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News (Media Awareness Project) - CN ON: Alleged Police Beating Victim Was A Flashy Drug Dealer, Defence
Title:CN ON: Alleged Police Beating Victim Was A Flashy Drug Dealer, Defence
Published On:2012-01-18
Source:Toronto Star (CN ON)
Fetched On:2012-01-23 06:03:09

A one-time pot dealer who claims Toronto drug squad officers viciously
beat and robbed him 14 years ago is a liar who got his mother to stash
his ill gotten gains, a defence lawyer suggests.

John Rosen attacked the credibility of Christopher Quigley Wednesday,
painting him as a former flashy drug dealer who sported $2,500
alligator boots and drove a $34,000 Land Rover.

Quigley, 46, testified earlier this week that in the spring of 1998
drug squad officers kicked, punched and choked him to the point of
unconsciousness as they demanded the whereabouts of his drugs and

He said they ransacked his Eglinton Ave. W. apartment, stealing his
boots and an $8,000 sapphire, and later seized $54,000 in cash he kept
in his mother's bank safety deposit box, returning only $22,850.

The bulk of the cash they stole was from a $38,500 insurance payment
he received for the loss of a ring, he said.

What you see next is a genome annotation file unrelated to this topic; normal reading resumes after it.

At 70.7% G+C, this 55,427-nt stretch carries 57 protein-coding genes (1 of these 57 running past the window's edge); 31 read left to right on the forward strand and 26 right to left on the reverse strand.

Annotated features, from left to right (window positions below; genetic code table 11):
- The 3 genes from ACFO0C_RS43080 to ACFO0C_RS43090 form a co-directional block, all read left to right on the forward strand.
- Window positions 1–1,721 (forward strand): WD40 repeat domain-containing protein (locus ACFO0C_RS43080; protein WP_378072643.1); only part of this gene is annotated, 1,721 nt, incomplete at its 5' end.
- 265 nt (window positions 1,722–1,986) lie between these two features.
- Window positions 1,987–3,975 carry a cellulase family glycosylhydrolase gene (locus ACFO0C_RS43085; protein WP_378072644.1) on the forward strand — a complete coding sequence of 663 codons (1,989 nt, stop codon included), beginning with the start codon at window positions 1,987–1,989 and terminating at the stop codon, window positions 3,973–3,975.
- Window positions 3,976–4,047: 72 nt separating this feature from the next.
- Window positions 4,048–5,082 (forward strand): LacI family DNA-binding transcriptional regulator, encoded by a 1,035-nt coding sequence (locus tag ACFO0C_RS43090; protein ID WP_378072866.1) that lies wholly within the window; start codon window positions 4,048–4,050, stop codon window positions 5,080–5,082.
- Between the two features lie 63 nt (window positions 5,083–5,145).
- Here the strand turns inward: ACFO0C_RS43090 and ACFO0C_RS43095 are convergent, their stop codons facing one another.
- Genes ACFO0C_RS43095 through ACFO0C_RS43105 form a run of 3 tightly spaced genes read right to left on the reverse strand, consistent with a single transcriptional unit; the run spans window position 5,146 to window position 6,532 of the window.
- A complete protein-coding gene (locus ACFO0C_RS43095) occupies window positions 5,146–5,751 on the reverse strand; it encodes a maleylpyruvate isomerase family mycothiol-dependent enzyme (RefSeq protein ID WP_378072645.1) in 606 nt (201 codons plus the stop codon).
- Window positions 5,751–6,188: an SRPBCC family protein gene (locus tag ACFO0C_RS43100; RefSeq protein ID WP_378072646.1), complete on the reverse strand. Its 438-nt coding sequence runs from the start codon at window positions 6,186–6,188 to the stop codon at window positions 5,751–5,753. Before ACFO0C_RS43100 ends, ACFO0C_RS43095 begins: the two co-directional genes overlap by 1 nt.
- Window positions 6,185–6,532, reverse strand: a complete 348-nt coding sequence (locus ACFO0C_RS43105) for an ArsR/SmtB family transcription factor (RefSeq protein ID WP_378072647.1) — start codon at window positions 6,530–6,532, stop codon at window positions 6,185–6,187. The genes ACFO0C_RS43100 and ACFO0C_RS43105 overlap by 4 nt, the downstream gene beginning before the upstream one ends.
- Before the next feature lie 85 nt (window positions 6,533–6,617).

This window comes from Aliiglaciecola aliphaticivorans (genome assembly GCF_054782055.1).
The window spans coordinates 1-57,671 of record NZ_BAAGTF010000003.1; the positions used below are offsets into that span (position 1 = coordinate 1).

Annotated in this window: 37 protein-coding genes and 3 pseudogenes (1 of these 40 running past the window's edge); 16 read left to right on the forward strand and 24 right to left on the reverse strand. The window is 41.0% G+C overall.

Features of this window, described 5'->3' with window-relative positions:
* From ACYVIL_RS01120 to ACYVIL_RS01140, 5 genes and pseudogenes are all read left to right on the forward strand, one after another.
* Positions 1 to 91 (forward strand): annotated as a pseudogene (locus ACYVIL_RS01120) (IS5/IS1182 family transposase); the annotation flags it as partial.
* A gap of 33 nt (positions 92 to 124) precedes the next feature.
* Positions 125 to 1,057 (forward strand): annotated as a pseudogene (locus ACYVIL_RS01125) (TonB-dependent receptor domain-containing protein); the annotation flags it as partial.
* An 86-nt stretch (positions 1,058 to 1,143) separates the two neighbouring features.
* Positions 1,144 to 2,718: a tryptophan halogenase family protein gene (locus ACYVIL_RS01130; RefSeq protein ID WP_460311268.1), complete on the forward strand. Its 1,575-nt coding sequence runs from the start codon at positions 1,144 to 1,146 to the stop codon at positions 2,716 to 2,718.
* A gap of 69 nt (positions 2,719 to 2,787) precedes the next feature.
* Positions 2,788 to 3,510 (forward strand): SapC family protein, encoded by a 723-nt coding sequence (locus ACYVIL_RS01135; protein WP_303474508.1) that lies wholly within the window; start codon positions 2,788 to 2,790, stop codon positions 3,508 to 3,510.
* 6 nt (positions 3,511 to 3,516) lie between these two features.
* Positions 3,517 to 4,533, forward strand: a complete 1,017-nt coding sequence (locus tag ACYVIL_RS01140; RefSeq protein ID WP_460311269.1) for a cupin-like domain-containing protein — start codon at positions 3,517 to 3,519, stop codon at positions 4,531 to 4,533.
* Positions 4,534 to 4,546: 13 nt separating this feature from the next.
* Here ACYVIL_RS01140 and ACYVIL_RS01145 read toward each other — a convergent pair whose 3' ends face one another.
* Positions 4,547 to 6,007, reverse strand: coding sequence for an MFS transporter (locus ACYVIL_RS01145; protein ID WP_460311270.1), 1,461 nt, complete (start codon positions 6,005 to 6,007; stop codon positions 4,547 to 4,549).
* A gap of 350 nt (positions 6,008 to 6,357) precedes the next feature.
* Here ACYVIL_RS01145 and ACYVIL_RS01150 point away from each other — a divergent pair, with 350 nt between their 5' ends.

"That story about the $38,000 cheque being cashed is as false as the
rest of your story," suggested Rosen, lawyer for former drug squad
detective John Schertzer.

Rosen suggested there was much less in the safety deposit box than the
$54,000 claimed.

Quigley enlisted his mother, then 61, to write a phony note to
authenticate that amount, Rosen suggested. "You got your mother to
hide your drug money for you, isn't that right?" Rosen asked.

Quigley denied it.

Quigley is the first Crown witness to testify at the trial of
Schertzer, 54, Ned Maodus, 48, Steve Correia, 44, Joseph Miched, 53,
and Raymond Pollard, 47.

The former Toronto drug squad officers collectively face 29 charges,
laid in January 2004, including obstruction of justice, perjury,
assault and extortion related to their work between 1997 and 2002.

Rosen suggested Quigley was a large scale pot dealer when police
arrested him in April 1998.

But Quigley insisted he sold to a small group of friends for a modest
profit and that it was only a minor part of his income. He mainly
traded in jewelry and stocks, he said.

Rosen suggested Quigley had a troubled youth, and as a teenager kept
prohibited martial arts and other weapons like nunchuks, brass
knuckles, and a police style baton in his apartment.

"They were not mine," Quigley insisted.

He agreed that in 1984 he was convicted of theft under $5,000 and
possessing stolen property.

In 1996, on two occasions he gave a police officer at Wasaga Beach a
fake name when caught speeding on his jet ski, Quigley agreed. For
this, he was later convicted of obstructing a peace officer.

The defence cross-examination continues Thursday.
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